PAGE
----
A type of arabesque pattern is designed on this Fuchi part and is inlaid with golden paint (probably gold or brass). It is a design in which stems and leaves of vines are twined and make curves. As ivy has a strong vitality and grows up without interruption, people regarded this design as a symbol of prosperity and longevity. In Japanese, the vine is called Tsuru (蔓), and it has another pronunciation; “Man.” There is a word 万 (it is also read Man), which means thousand. In the arabesque pattern, leaves and vines are connected like Obi (帯, belt). The word “帯” can also be read “Tai.” Due to its pronunciation, the term “代 (Tai)” is associated. From this word-association game, an idiom 万代 is associated, and it means a thousand generations. In other words, we could imagine that people used this design wishing prosperity and longevity for their clans for a long time.
At the Kashira part, a cloud pattern might be designed, and the gold paint is applied to it, the same as the Fuchi part.
Tsuka and Menuki：Tsuka is the handle of the Japanese sword and Menuki is its decoration.
It is challenging to judge the motif of this Menuki by seeing the gaps from the Tsukamaki thread. We could say that it seems golden paint was initially applied to it. Although some coloring has already flaked off due to aging, we hope you will enjoy it as a part of an antique texture.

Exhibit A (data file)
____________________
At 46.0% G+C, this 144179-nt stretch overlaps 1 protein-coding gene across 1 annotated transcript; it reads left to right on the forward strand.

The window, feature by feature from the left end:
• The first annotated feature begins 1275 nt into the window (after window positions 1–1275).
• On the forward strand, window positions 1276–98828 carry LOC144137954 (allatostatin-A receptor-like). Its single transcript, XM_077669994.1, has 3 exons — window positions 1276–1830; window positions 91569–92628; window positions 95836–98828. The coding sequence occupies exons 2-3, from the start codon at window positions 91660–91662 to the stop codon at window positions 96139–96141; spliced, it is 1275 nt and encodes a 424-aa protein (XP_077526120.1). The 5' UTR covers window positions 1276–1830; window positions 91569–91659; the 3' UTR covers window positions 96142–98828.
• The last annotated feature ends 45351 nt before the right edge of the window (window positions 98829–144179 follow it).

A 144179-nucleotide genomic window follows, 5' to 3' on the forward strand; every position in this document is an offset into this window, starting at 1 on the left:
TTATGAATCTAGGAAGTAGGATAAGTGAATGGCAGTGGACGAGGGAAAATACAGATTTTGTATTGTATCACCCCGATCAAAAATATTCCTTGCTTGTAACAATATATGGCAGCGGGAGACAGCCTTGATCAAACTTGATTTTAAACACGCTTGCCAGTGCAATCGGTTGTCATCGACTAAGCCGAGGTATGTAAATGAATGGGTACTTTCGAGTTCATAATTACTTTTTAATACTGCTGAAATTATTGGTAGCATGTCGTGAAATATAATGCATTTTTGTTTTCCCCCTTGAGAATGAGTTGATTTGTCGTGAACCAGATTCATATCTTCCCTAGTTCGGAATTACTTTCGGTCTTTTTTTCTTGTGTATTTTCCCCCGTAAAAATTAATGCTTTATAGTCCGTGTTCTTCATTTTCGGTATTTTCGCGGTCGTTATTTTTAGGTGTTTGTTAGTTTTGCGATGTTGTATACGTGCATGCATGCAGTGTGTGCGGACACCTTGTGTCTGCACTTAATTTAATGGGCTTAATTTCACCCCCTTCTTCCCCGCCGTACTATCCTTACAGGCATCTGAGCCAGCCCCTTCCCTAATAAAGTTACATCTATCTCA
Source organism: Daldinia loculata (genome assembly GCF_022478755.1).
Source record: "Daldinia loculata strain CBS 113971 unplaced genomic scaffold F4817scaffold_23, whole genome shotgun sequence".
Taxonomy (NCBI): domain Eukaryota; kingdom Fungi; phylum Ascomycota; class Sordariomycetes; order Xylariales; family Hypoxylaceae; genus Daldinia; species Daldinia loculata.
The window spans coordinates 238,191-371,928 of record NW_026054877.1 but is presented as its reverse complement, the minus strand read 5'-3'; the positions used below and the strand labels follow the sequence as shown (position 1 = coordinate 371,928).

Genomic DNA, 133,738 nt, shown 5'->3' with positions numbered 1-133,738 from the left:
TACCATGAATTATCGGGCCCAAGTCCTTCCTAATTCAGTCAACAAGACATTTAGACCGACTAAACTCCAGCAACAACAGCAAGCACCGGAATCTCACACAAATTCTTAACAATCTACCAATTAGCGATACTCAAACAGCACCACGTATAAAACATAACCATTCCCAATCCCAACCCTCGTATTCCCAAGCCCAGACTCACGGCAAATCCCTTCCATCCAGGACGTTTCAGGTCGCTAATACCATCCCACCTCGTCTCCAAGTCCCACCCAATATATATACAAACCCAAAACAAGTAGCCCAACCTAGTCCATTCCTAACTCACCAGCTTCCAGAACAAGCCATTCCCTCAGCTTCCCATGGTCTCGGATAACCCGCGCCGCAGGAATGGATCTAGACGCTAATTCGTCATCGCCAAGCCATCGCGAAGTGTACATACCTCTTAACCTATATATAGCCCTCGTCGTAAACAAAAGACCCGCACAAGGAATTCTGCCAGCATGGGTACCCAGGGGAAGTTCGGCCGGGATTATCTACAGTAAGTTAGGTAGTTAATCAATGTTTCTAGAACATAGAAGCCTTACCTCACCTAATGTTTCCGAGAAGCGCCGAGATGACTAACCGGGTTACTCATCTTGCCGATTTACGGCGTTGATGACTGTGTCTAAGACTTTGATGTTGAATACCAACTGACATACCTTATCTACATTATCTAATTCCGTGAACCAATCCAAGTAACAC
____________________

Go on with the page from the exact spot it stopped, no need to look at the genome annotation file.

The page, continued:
Tsuba and Habaki：Tsuba is the handguard for the Japanese Sword and Habaki is the equipment to make the blade not touch its scabbard inside. It prevents the blade from getting rusty and chipped.
This antique Tsuba is decorated with a variety of geometric patterns. Straight lines and curves are finely combined so that it seems as if each pattern is arranged to fill the gaps.
On one side of this Tsuba, you would find the same circle-shaped patterns are designed. It might be treated as a family crest in this work. This mark is categorized as the Hachisuka-Manji (蜂須賀卍) or Maru-ni Manji Mon (丸に卍文). The Manji motif itself is one of the patterns brought to Japan with the introduction of Buddhism. A theory says it is initially related to Hinduism. This design represents luck, and it also it has been used as an emblem of temples.